With cloud storage solutions becoming increasingly popular these days, we're using things like flash drives less and less. However, local storage does still have its place, and USB flash drives can come in handy when you're not connected to the Internet. As part of Amazon's Deal of the Day, 64GB and 128GB models of Samsung's USB Type-C 3.1 flash drives are just $23.99 and $42.99, respectively. Read More
Since the very first disc drive, the 5MB IBM 350, storage has only become cheaper, smaller, and more plentiful. Today at CES, Kingston Digital announced the DataTraveler Ultimate Generation Terabyte (that's a mouthful) flash drives, which will be sold in both 1TB and 2TB configurations. Read More
I like managing local files. I like copying data over to flash drives and moving them around regardless of whether I have Internet access. I like knowing I can cram a stick of flash memory into my device and access files that wouldn't fit on internal storage.
But I don't like cables. They take up excess space, and they look like a mess. As much as I enjoy transferring files, plugging one device into another using a cable still strikes me as tedious.
A microUSB OTG flash drive is a nice workaround. Read More
If you happen to own an Android phone or tablet that works with USB On-The-Go (OTG) for external storage, you'd probably like some storage gadgets that can take advantage of it. Combo drives - standard USB on one side, MicroUSB on the other - have been on the market for years, but they're not easy to find and they usually carry a premium over more conventional designs. Read More
SanDisk built its name producing flash drives, and now the company is releasing its first dedicated USB Type C option.
This USB 3.1 stick comes in storage sizes up to 128GB and offers read speeds of 150MB/s. Read More
SanDisk is known for its flash drives and microSD cards, but those don't always play along well with smartphones. Even the dual USB/microUSB drives run into trouble with some phones. To address this, there's the SanDisk Connect, a wireless flash drive that you can use without need for Internet access. It generates a Wi-Fi hotspot which, after installing the SanDisk Connect Flash Drive app, your phone or tablet can use to access files.
The bigger the drive, the better, and now it looks like the 64GB stick has dropped to $50 on Amazon.
According to these three camels, this isn't the first time the SanDisk Connect has reached this price, but it hasn't happened yet this year, and the number has never gone lower. Read More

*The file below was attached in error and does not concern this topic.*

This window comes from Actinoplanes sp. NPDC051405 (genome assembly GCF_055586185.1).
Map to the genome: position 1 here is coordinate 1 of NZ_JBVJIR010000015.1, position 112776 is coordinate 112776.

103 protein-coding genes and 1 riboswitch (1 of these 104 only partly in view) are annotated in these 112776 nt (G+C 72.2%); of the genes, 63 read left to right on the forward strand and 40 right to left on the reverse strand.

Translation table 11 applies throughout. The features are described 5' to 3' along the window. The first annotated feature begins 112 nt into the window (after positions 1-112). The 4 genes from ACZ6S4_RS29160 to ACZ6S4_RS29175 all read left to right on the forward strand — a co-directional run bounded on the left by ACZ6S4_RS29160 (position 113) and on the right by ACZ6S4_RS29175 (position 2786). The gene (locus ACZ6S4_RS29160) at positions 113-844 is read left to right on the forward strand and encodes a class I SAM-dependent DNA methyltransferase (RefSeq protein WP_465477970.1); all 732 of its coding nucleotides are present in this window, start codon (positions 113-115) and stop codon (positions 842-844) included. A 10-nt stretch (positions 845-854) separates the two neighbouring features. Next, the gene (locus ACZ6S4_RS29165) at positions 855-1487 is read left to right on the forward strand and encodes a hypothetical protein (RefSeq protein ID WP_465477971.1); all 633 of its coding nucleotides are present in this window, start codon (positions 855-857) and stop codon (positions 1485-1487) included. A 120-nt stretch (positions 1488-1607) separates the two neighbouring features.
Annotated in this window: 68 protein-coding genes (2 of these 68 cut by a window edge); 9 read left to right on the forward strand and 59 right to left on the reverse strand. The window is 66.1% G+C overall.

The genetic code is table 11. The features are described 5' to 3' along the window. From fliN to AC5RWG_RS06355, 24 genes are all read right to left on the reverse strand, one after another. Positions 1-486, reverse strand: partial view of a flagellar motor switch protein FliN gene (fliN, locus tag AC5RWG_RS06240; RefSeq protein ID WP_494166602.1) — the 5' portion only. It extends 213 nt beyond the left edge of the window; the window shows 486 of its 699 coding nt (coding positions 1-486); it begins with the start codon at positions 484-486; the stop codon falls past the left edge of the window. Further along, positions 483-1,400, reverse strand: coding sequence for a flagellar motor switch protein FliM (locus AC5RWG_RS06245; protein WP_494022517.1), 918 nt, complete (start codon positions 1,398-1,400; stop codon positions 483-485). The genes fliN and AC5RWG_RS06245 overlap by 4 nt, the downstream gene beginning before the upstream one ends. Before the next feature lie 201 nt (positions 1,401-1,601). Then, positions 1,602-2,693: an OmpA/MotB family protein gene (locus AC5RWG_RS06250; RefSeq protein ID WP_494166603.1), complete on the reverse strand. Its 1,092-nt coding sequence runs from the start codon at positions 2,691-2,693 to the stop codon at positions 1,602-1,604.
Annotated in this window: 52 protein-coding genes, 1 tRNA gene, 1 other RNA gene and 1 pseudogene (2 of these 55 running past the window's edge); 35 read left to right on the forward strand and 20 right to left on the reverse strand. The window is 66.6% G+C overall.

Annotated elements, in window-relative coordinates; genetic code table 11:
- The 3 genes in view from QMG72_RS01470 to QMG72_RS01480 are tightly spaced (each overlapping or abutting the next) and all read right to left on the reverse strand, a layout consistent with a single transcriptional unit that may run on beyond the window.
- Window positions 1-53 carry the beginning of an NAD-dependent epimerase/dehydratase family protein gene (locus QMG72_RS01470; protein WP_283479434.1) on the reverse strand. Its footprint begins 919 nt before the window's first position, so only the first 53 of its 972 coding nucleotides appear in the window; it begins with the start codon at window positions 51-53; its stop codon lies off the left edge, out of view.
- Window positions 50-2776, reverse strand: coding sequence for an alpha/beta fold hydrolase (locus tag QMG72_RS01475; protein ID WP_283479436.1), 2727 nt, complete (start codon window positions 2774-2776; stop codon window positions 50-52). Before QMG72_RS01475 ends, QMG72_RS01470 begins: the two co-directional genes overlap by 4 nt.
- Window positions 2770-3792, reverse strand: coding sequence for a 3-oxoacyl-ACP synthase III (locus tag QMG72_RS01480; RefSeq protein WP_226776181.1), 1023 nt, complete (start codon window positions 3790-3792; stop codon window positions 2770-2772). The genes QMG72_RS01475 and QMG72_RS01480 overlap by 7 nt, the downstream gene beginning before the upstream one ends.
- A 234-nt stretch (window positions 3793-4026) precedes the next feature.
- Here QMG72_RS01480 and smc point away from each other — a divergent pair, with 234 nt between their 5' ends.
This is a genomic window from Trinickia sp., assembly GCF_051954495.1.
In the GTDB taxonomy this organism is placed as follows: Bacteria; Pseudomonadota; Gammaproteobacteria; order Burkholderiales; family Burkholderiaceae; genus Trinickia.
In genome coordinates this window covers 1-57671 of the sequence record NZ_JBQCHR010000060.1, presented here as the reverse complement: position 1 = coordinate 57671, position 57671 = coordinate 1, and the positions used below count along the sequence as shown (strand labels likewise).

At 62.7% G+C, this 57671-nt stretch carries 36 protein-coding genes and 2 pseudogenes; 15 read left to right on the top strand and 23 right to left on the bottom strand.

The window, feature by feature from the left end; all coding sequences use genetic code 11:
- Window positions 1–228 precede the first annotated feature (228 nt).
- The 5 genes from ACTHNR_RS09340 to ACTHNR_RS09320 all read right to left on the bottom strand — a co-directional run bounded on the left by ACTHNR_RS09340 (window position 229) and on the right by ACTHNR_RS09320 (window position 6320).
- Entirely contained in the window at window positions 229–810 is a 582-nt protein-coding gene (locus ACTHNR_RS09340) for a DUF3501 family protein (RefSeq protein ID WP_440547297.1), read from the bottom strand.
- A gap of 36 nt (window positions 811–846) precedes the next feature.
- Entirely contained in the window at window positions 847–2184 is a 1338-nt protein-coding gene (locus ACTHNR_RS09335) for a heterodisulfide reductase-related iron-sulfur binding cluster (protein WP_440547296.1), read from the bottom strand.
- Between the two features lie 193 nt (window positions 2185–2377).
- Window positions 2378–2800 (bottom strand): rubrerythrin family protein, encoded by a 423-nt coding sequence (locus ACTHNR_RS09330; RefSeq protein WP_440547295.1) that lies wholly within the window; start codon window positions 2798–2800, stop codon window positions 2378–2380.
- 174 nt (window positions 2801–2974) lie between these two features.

There are a lot of phones that don't come with microSD card slots these days, and it's not always feasible to plug stuff into the USB port. That's when the SanDisk Connect wireless flash drive comes in handy. This device is on sale via Amazon for $29.99, about $10 less than usual and half of the MSRP. That's better than most of the Prime Day "deals" from yesterday.
When it comes to storing files on your mobile device, having a 128GB microSD card is the Holy Grail. It's the easiest way to store all the things without having to worry about staying in range of Wi-Fi or burning through limited data allotments. So it's with that in mind that I direct your eyes over to TigerDirect.com. The site is currently offering a 128 microSD card for 79.99, down from $129.99 after instant savings. Shipping is free.
If 128GB is overkill, there's also a 64GB card for $29.99 and a 32GB one for $14.99. If you want to go even lower, there's 16GB for $9.99. Read More
Every smartphone out there might not be able to use a microSD card, but it can take advantage of a full-sized flash drive. Hey, hear me out here. I'm well aware that Android phones don't come with big USB ports, but SanDisk has produced a flash drive that your phone or tablet can access wirelessly. While they're not a perfect solution to the problem of limited storage, they're one of the best options out there.
When SanDisk introduced a 64GB flash drive back in January, it wanted $99.99 for the thing. Now, on Amazon, the price has dipped down to $67.95. Read More
Google's two-factor authentication system is a great way to keep your email and other accounts safe, especially if you've always got a smartphone (or even a dumb phone) around. Today Google is adding even more options beyond the current phone call, text message, email, and app-based verification. The latest update to the desktop version of Chrome lets you use a USB key as your two-factor security token, ensuring access via both your physical presence and your login password.
Don't pull out your ancient jump drives just yet: you can't add this functionality to just any USB drive. The system only works with USB tokens certified for use with the FIDO U2F Security System, which currently includes just two products on Amazon (though you might be able to find a few more elsewhere). Read More